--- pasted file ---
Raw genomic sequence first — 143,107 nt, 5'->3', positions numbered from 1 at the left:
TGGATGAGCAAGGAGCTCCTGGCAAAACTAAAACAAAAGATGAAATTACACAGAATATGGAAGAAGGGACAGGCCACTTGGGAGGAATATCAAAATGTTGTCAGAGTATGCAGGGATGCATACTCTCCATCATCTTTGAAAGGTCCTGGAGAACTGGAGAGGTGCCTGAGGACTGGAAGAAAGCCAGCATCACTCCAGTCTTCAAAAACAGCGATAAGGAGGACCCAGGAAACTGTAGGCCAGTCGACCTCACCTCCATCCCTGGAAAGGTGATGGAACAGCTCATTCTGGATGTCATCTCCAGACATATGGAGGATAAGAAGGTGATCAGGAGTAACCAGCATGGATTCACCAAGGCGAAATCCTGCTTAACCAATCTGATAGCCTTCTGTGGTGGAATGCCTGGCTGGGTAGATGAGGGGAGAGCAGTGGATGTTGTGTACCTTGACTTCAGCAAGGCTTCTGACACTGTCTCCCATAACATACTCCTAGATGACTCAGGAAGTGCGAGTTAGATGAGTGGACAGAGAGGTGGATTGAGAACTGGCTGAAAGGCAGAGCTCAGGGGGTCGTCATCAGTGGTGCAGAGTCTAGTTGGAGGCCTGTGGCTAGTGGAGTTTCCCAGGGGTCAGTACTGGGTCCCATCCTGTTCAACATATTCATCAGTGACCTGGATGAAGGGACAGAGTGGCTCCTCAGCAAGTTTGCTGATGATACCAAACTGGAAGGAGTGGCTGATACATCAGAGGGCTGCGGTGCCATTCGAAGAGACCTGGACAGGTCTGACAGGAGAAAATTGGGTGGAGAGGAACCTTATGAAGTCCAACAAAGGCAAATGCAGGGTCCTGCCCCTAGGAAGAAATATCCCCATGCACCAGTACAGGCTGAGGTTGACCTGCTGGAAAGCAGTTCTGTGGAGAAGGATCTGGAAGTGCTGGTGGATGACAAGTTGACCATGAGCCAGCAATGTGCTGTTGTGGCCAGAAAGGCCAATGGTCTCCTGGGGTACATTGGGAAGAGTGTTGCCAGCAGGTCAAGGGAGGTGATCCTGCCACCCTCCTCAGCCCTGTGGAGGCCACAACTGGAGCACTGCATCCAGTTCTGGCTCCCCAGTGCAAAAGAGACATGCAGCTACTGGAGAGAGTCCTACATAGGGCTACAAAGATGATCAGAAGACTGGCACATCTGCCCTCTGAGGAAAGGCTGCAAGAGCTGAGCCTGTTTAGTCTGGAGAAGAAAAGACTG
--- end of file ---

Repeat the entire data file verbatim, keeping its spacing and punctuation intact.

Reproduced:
Raw genomic sequence first — 143,107 nt, 5'->3', positions numbered from 1 at the left:
TGGATGAGCAAGGAGCTCCTGGCAAAACTAAAACAAAAGATGAAATTACACAGAATATGGAAGAAGGGACAGGCCACTTGGGAGGAATATCAAAATGTTGTCAGAGTATGCAGGGATGCATACTCTCCATCATCTTTGAAAGGTCCTGGAGAACTGGAGAGGTGCCTGAGGACTGGAAGAAAGCCAGCATCACTCCAGTCTTCAAAAACAGCGATAAGGAGGACCCAGGAAACTGTAGGCCAGTCGACCTCACCTCCATCCCTGGAAAGGTGATGGAACAGCTCATTCTGGATGTCATCTCCAGACATATGGAGGATAAGAAGGTGATCAGGAGTAACCAGCATGGATTCACCAAGGCGAAATCCTGCTTAACCAATCTGATAGCCTTCTGTGGTGGAATGCCTGGCTGGGTAGATGAGGGGAGAGCAGTGGATGTTGTGTACCTTGACTTCAGCAAGGCTTCTGACACTGTCTCCCATAACATACTCCTAGATGACTCAGGAAGTGCGAGTTAGATGAGTGGACAGAGAGGTGGATTGAGAACTGGCTGAAAGGCAGAGCTCAGGGGGTCGTCATCAGTGGTGCAGAGTCTAGTTGGAGGCCTGTGGCTAGTGGAGTTTCCCAGGGGTCAGTACTGGGTCCCATCCTGTTCAACATATTCATCAGTGACCTGGATGAAGGGACAGAGTGGCTCCTCAGCAAGTTTGCTGATGATACCAAACTGGAAGGAGTGGCTGATACATCAGAGGGCTGCGGTGCCATTCGAAGAGACCTGGACAGGTCTGACAGGAGAAAATTGGGTGGAGAGGAACCTTATGAAGTCCAACAAAGGCAAATGCAGGGTCCTGCCCCTAGGAAGAAATATCCCCATGCACCAGTACAGGCTGAGGTTGACCTGCTGGAAAGCAGTTCTGTGGAGAAGGATCTGGAAGTGCTGGTGGATGACAAGTTGACCATGAGCCAGCAATGTGCTGTTGTGGCCAGAAAGGCCAATGGTCTCCTGGGGTACATTGGGAAGAGTGTTGCCAGCAGGTCAAGGGAGGTGATCCTGCCACCCTCCTCAGCCCTGTGGAGGCCACAACTGGAGCACTGCATCCAGTTCTGGCTCCCCAGTGCAAAAGAGACATGCAGCTACTGGAGAGAGTCCTACATAGGGCTACAAAGATGATCAGAAGACTGGCACATCTGCCCTCTGAGGAAAGGCTGCAAGAGCTGAGCCTGTTTAGTCTGGAGAAGAAAAGACTG